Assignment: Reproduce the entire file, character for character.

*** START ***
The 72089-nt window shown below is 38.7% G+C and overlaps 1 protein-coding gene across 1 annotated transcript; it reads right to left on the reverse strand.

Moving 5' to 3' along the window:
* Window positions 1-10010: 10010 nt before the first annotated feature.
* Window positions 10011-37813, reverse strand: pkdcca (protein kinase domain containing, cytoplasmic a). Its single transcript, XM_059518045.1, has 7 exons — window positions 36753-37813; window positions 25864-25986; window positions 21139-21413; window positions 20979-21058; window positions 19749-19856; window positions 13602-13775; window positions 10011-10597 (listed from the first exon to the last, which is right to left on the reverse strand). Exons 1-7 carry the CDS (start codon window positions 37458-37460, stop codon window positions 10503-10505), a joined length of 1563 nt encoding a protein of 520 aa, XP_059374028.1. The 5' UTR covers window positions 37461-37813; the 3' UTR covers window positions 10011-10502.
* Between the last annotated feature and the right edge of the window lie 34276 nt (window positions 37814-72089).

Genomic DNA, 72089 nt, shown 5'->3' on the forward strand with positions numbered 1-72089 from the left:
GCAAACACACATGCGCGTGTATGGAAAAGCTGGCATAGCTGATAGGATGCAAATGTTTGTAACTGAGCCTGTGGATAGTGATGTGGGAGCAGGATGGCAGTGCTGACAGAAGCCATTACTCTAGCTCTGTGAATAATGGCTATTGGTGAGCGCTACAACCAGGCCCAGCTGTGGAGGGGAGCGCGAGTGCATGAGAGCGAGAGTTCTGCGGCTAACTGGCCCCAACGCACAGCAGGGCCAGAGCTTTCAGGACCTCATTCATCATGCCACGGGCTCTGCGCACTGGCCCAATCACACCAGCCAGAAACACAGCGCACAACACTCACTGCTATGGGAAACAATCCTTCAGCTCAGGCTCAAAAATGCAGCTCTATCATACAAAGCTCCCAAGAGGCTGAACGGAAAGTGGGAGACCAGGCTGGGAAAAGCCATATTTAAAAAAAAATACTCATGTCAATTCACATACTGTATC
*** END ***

The 72089-nt window shown below is 38.7% G+C and overlaps 1 protein-coding gene across 1 annotated transcript; it reads right to left on the reverse strand.

Moving 5' to 3' along the window:
* Window positions 1-10010: 10010 nt before the first annotated feature.
* Window positions 10011-37813, reverse strand: pkdcca (protein kinase domain containing, cytoplasmic a). Its single transcript, XM_059518045.1, has 7 exons — window positions 36753-37813; window positions 25864-25986; window positions 21139-21413; window positions 20979-21058; window positions 19749-19856; window positions 13602-13775; window positions 10011-10597 (listed from the first exon to the last, which is right to left on the reverse strand). Exons 1-7 carry the CDS (start codon window positions 37458-37460, stop codon window positions 10503-10505), a joined length of 1563 nt encoding a protein of 520 aa, XP_059374028.1. The 5' UTR covers window positions 37461-37813; the 3' UTR covers window positions 10011-10502.
* Between the last annotated feature and the right edge of the window lie 34276 nt (window positions 37814-72089).

Genomic DNA, 72089 nt, shown 5'->3' on the forward strand with positions numbered 1-72089 from the left:
GCAAACACACATGCGCGTGTATGGAAAAGCTGGCATAGCTGATAGGATGCAAATGTTTGTAACTGAGCCTGTGGATAGTGATGTGGGAGCAGGATGGCAGTGCTGACAGAAGCCATTACTCTAGCTCTGTGAATAATGGCTATTGGTGAGCGCTACAACCAGGCCCAGCTGTGGAGGGGAGCGCGAGTGCATGAGAGCGAGAGTTCTGCGGCTAACTGGCCCCAACGCACAGCAGGGCCAGAGCTTTCAGGACCTCATTCATCATGCCACGGGCTCTGCGCACTGGCCCAATCACACCAGCCAGAAACACAGCGCACAACACTCACTGCTATGGGAAACAATCCTTCAGCTCAGGCTCAAAAATGCAGCTCTATCATACAAAGCTCCCAAGAGGCTGAACGGAAAGTGGGAGACCAGGCTGGGAAAAGCCATATTTAAAAAAAAATACTCATGTCAATTCACATACTGTATC